Alejandro said this may be his last film, and there are some moments in the film, especially towards the end where he brings this conscious thought to his art. I do fear that he may be telling the truth because this film was not received in an understanding way. This should not influence his decision unless he truly wants to quit telling stories. Watch the film now, let’s assure he doesn’t stop making these experiences.
No Slate Slamming!
Artists never lose the passion to create, and quite frequently great pieces of art can be overlooked for many years. Just think about Vincent van Gogh and how he was not respected within the art world until after his death. The idea behind art is to make it, not to cater to the people who relish in it. Creating for others can convolute Cinema. Alejandro has much prestige in the industry, but do not let this film become Café Terrace at Night. This needs to be recognized now and not after Alejandro slams the slate on his award-winning career.
Alejandro’s step into the surrealistic pool of memories is a snapshot of his mind. How time plays tricks on us and how we always end up where we should be. This is one of his greatest films and reminds me so much of some of the most influential filmmakers in history. Alejandro is an artist that I and any other filmmaker would love to work with. After seeing this film, I only want him to continue bringing me into these worlds he creates, even his own mind. Do not fold your chair sir, we need these sorts of films in Cinema. This is what makes our industry so great and drives the artistic value of Cinema. Not the top-grossing entertaining trash that some studios put out. Although those films are fun and exciting, they lack interpersonal connections and storylines. They do not make you think about society but rather force excitement upon you for a quick payoff.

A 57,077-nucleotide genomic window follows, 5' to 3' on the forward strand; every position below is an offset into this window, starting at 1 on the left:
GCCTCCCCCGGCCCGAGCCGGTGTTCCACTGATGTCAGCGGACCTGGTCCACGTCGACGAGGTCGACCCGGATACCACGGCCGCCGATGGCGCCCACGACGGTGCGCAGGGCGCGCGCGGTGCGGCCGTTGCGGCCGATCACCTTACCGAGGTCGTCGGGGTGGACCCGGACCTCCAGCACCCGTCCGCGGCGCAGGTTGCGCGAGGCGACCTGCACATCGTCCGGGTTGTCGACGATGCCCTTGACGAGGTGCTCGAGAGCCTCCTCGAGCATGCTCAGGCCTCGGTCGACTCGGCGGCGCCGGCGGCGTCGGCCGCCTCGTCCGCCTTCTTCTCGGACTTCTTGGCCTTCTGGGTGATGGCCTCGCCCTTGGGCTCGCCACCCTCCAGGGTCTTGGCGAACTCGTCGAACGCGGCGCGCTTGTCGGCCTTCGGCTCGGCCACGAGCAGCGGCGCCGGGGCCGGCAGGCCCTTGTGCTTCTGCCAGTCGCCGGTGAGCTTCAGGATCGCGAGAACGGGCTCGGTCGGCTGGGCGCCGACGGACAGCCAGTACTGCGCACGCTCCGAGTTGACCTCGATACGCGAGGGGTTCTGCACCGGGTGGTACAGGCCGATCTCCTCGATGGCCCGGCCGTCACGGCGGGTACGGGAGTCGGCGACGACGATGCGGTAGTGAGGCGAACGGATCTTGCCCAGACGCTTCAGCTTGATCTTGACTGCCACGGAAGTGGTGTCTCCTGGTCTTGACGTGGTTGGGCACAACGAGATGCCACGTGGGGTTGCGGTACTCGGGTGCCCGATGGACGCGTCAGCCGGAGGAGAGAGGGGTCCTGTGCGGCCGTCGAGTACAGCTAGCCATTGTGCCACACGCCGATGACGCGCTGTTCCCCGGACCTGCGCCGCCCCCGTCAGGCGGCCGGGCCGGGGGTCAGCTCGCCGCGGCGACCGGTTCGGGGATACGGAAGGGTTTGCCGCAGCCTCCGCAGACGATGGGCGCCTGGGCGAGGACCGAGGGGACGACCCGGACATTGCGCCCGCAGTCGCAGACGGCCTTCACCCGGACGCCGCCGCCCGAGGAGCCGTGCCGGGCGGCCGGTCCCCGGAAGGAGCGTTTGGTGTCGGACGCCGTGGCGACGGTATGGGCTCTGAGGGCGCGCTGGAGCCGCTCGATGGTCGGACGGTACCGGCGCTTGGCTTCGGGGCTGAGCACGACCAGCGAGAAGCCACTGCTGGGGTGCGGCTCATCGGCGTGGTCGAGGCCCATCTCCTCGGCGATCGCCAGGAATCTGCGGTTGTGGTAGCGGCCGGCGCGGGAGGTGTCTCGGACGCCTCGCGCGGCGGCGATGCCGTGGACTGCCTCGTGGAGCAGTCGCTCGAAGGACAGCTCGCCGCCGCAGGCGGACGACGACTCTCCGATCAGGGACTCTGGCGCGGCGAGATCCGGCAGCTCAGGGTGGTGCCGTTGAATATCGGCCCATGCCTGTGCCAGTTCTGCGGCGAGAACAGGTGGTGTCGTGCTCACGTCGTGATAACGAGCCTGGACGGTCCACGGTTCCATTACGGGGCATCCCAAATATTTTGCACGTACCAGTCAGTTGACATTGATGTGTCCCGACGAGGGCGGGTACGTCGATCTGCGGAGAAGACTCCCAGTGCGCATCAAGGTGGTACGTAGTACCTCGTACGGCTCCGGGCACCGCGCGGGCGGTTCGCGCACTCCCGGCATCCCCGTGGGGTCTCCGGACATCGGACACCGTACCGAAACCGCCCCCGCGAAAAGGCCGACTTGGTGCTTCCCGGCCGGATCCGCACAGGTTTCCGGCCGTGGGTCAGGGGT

Perception is Everything
Maybe a quote from the film can sum up all the other reviews I have seen at this point. Camila was sitting in an infinity pool overlooking the ocean. Like our memories, it seems to go on forever. Camila ended up telling Silverio “Sometimes what is good for you isn’t best for us. Sometimes things are just what they are.” This is how I feel about this film. If you did not like it, take a dive into the world of surrealism. Let your ideas of “plot” and “story” go. Swim into life’s ever-changing evolution and you might end up right where I began with this article. After all, people push opinions all the time but art is subjective. Beauty is in the eye of the beholder, and my opinion is that this film is beautiful.
My advice for any filmmaker struggling with the way their film is perceived by the public is to go into the production of the film with love and desire to create something you feel attached to. Do not worry about the opinions of others or the thoughts of a people so entrenched in the ways of a broken society with drowning culture. Michaelangelo said, “every block of stone has a statue inside of it, and it is the task of the sculptor to discover it.” Alejandro made his statue here, he discovered the combination of his own duality. Something we all must confront to further ourselves as humans.
Streaming now on Netflix; ‘Bardo: False Chronicle of a Handful of Truths.’
Director – Alejandro G. Iñárritu
Writers – Alejandro G. Iñárritu, Nicolás Giacobone
Mentioned Cast – Daniel Giménez Cacho, Griselda Siciliani, Íker Sánchez Solano, Ximena Lamadrid
Released By: Netflix
By Nathan Paul Pasquale